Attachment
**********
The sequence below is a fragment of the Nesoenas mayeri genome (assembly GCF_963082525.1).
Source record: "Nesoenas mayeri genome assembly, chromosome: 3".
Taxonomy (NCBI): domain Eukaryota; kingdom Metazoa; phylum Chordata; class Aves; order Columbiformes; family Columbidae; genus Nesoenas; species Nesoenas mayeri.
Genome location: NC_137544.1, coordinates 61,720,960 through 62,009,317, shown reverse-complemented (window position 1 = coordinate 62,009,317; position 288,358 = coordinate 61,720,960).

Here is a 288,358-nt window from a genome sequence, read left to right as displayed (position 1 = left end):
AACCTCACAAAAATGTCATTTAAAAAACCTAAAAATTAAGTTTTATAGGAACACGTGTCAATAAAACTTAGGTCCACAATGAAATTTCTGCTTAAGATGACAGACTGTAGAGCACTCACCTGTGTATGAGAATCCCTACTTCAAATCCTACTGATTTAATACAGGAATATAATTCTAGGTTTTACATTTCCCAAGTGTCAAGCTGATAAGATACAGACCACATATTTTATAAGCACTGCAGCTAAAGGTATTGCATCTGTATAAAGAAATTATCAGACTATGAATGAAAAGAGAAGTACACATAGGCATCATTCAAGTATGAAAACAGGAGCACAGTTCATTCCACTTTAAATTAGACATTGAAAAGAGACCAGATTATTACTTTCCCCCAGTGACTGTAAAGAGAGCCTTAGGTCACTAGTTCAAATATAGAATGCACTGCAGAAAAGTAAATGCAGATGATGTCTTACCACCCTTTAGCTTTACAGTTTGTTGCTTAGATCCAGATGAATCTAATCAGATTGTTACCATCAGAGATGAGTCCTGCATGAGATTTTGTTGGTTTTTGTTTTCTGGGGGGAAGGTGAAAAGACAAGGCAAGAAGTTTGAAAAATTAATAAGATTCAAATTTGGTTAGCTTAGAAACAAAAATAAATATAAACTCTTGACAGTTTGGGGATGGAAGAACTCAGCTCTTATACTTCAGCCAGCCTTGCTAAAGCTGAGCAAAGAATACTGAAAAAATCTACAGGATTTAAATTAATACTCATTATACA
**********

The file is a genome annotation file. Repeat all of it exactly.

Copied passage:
The sequence below is a fragment of the Nesoenas mayeri genome (assembly GCF_963082525.1).
Source record: "Nesoenas mayeri genome assembly, chromosome: 3".
Taxonomy (NCBI): domain Eukaryota; kingdom Metazoa; phylum Chordata; class Aves; order Columbiformes; family Columbidae; genus Nesoenas; species Nesoenas mayeri.
Genome location: NC_137544.1, coordinates 61,720,960 through 62,009,317, shown reverse-complemented (window position 1 = coordinate 62,009,317; position 288,358 = coordinate 61,720,960).

Here is a 288,358-nt window from a genome sequence, read left to right as displayed (position 1 = left end):
AACCTCACAAAAATGTCATTTAAAAAACCTAAAAATTAAGTTTTATAGGAACACGTGTCAATAAAACTTAGGTCCACAATGAAATTTCTGCTTAAGATGACAGACTGTAGAGCACTCACCTGTGTATGAGAATCCCTACTTCAAATCCTACTGATTTAATACAGGAATATAATTCTAGGTTTTACATTTCCCAAGTGTCAAGCTGATAAGATACAGACCACATATTTTATAAGCACTGCAGCTAAAGGTATTGCATCTGTATAAAGAAATTATCAGACTATGAATGAAAAGAGAAGTACACATAGGCATCATTCAAGTATGAAAACAGGAGCACAGTTCATTCCACTTTAAATTAGACATTGAAAAGAGACCAGATTATTACTTTCCCCCAGTGACTGTAAAGAGAGCCTTAGGTCACTAGTTCAAATATAGAATGCACTGCAGAAAAGTAAATGCAGATGATGTCTTACCACCCTTTAGCTTTACAGTTTGTTGCTTAGATCCAGATGAATCTAATCAGATTGTTACCATCAGAGATGAGTCCTGCATGAGATTTTGTTGGTTTTTGTTTTCTGGGGGGAAGGTGAAAAGACAAGGCAAGAAGTTTGAAAAATTAATAAGATTCAAATTTGGTTAGCTTAGAAACAAAAATAAATATAAACTCTTGACAGTTTGGGGATGGAAGAACTCAGCTCTTATACTTCAGCCAGCCTTGCTAAAGCTGAGCAAAGAATACTGAAAAAATCTACAGGATTTAAATTAATACTCATTATACA